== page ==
Preventing needless injuries

Published:  18 October, 2019

There are an estimated 100,000 needlestick or sharps injuries in the UK every year, with many more taking place but not being reported. Cuts and lacerations from blades, saws, materials or machinery are also one of the most common workplace injuries and inadequate hand protection can be a factor in many of these accidents. PWE reports.

Most needlestick injuries arise in healthcare, but also frequently occur in the police and prison services, road, rail, air and sea transport and are particularly associated with cleaning operations, waste and recycling, utilities, local authorities (refuge, parks and housing), agriculture and private housing management companies.

These injuries can have a devastating effect on both the individual and their families, in terms of stress, worry, physical and mental health. Any number of harmful substances can be transmitted via cuts, punctures or needlestick injuries, from chemicals, to biological agents found in medical waste, to diseases such as hepatitis B and C and HIV/AIDS.

In the industrial sector, where many cuts begin with a puncture, existing cut-protective technologies tend to perform relatively well from a horizontal slash risk perspective, but offer limited protection against a sharp puncture from a piece of metal, plastic or wood.

The average hand injury can cost a company between £10,000 and £13,000. Add this to the economic effect of such injuries on businesses, including working days lost and unhappy employees, plus the risk of prosecution by the HSE, and it’s clear that needlestick and other cut and puncture injuries must be avoided at all costs.

Legislation

There are several pieces of UK legislation relevant to such injuries that demonstrate their seriousness, including:

• The Health and Safety at Work Act 1974;

• The Control of Substances Hazardous to Health Regulations (COSHH) 2002;

• The Management of Health and Safety Regulations 1999;

• The Reporting of Injuries, Diseases and Dangerous Occurrences Regulations 1995 (RIDDOR); and

• The Health and Safety (Sharp Instruments in Healthcare) Regulations 2013.

New EU glove standard

The best way to protect employees is with the right safety glove, made from the right materials, ensuring the gloves conform to the latest testing standards.

Safety gloves in the UK are governed by EU standards with the latest one being EN388:2016. The key amendment to this standard was cut protection and how high cut gloves are tested - EN IS0 13997. The new standard delivers the most accurate testing and offers the glove specifier a more informed choice of protection according to their risk.

In some cases, even more rigorous standards are applied in the US for glove testing. An example is the American ANSI/ISEA 105 standard for measuring cut protection, whilst in the EU we have no test procedure for needlestick performance and the only reference point for this is the ANSI ASTM-F2878 needle puncture test.

Both the EU and US now use similar testing methods for cut performance and the same test apparatus. However, the American standard has 3 higher levels (7-9) than in the EU, equating to 50% more cut protection versus the EU maximum test (F)

The amended European standard for cut protection gloves EN 388:2016 came into force on 21 April 2019, meaning that all new gloves must now be tested to this standard.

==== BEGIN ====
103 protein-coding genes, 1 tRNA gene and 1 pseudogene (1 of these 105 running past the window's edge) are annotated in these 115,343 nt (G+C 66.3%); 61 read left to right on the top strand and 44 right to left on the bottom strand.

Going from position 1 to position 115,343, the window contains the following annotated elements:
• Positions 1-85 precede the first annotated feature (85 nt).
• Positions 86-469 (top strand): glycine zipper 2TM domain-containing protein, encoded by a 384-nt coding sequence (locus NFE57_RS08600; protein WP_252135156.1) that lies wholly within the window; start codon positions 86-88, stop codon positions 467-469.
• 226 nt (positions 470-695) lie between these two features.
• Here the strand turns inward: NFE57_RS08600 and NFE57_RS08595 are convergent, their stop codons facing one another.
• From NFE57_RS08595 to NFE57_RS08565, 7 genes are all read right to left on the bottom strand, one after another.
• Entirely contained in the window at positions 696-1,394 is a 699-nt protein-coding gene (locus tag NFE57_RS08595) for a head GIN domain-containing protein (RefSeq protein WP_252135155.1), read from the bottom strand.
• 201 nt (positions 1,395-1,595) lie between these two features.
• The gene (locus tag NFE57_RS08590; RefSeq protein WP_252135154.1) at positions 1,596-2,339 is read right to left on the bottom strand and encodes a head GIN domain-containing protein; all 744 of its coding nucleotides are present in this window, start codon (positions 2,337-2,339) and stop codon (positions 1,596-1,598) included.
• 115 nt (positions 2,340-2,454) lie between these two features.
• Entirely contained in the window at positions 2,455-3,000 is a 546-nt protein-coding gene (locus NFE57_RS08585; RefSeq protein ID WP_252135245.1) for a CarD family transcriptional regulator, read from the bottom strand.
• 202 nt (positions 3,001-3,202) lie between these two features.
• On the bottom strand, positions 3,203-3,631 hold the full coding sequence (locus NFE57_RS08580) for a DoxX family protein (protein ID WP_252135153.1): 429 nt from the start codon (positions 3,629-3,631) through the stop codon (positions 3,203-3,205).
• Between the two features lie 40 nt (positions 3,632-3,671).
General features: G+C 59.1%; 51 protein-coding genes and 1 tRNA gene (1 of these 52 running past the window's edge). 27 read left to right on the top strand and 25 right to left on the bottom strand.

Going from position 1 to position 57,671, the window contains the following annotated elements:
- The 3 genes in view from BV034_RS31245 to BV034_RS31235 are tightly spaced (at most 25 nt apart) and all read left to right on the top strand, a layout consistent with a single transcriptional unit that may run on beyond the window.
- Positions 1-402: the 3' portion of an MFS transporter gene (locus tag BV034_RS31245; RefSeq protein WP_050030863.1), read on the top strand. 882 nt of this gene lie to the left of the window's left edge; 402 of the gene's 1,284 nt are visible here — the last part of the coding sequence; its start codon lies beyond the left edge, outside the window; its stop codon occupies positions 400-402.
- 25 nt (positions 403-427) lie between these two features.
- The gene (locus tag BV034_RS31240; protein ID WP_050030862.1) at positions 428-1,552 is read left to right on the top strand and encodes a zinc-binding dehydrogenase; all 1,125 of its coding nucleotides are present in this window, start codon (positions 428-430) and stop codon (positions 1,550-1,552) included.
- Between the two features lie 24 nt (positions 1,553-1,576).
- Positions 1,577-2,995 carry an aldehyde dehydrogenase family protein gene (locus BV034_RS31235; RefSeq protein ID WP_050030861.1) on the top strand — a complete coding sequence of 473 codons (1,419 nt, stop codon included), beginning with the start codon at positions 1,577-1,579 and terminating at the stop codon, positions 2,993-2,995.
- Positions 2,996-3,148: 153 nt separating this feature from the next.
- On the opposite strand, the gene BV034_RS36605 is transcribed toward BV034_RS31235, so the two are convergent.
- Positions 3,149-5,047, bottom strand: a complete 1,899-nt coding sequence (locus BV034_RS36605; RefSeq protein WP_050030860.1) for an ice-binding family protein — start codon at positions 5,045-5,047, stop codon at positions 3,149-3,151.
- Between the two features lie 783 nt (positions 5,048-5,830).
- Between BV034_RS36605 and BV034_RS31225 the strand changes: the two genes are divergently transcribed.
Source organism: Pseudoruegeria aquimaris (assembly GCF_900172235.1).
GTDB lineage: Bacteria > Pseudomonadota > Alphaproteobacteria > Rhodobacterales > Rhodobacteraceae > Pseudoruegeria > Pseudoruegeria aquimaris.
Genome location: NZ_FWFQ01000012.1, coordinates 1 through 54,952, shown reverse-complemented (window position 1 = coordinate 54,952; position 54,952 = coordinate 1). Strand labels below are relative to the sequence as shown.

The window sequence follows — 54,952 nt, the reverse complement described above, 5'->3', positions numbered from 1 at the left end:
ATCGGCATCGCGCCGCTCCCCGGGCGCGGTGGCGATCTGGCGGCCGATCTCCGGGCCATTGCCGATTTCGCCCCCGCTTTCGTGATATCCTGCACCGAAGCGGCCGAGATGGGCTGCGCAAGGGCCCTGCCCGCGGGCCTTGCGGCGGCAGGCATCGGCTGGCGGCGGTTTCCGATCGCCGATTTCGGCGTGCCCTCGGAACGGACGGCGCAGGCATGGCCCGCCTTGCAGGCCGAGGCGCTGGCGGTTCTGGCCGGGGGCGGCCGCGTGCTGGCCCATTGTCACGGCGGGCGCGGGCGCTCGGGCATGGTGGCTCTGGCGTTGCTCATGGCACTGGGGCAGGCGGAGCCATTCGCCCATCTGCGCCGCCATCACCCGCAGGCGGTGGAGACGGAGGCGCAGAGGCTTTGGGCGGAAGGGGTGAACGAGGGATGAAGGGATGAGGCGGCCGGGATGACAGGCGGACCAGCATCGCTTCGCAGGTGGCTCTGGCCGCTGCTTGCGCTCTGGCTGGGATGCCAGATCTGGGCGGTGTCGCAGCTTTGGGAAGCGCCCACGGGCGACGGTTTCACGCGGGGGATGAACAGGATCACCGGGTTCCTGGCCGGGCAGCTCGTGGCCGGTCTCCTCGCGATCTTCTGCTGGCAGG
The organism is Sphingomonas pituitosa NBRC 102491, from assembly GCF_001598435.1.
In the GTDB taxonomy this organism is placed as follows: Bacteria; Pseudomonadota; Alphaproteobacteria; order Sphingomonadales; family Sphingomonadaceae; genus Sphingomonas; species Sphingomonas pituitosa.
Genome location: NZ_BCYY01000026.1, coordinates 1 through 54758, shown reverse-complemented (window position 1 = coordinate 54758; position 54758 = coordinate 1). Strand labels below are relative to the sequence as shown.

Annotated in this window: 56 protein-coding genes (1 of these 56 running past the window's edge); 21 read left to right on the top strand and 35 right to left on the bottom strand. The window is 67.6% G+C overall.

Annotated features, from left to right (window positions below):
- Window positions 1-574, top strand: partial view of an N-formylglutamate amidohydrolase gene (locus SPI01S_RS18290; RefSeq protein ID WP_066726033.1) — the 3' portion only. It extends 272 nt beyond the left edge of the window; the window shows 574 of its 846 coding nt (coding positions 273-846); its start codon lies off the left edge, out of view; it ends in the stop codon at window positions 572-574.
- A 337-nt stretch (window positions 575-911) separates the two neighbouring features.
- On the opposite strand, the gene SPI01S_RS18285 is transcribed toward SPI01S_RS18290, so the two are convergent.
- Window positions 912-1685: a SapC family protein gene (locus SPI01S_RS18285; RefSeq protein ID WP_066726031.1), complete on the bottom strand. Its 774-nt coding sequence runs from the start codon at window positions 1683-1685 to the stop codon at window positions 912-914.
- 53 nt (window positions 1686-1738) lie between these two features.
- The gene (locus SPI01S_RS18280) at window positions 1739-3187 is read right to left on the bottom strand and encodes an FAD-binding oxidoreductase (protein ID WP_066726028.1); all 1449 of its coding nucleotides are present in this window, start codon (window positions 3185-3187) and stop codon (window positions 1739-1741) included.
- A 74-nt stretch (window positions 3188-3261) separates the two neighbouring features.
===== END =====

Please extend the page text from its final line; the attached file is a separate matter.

However, Industry leading manufacturers such as HexArmor have also been voluntarily testing existing gloves to the new standard for well over a year before it came into force and this results in slightly different markings on the glove to identify the new standard. An example of this is 4X34E as opposed to the old 4534.

Despite this, many employers and employees may not yet be aware of the change to this standard, which transpired following the development of new, high-performance fibres to guard against cuts, and offers a new, higher level cut-resistance rating from A to F rather than the previous one to five. Those who are unaware may still be suffering cut injuries unnecessarily.

Technological advances

The development of these new materials has already had a huge effect, offering far higher levels of protection than ever before.

With the test method enhancing, traditional cut protection technologies have also improved in their performance, but they still do not offer protection from cuts caused by punctures, owing to their knitted design, which allows easy penetration. What is needed is a material that deflects a sharp point away from the hand, fingers, wrist or body.

One material that is claimed to offer such protection – SuperFabric (exclusively used by HexArmor gloves), contains tiny guard plates bonded on to the fabric that prevent puncture by blocking or deflecting a sharp point, blade, metal splinter or part of machinery, while remaining breathable and lightweight. HexArmor says that SuperFabric provides between four to six times the cut protection and double the needlestick protection compared to traditional materials on the market.

The fabric also works against abrasion with no loss of dexterity and does not degrade over time – another big advantage.

In addition, HexArmor comments that gloves with SuperFabric offer a much higher rate of cut, puncture and needlestick resistance than the current European standard in all areas, in both tests and in real life. So using these extremely effective, high-performance gloves is surely a no-brainer to avoid the misery of these easily-preventable injuries.

Sign up for the PWE newsletter

Latest issue

To view a digital copy of the latest issue of Plant & Works Engineering, click here.

View the past issue archive here.

To subscribe to the journal please click here.

To read the official BCAS Compressed Air & Vacuum Technology Guide 2018 click the image

Poll

"What is the most important issue for UK manufacturers during Brexit negotiations? "





Twitter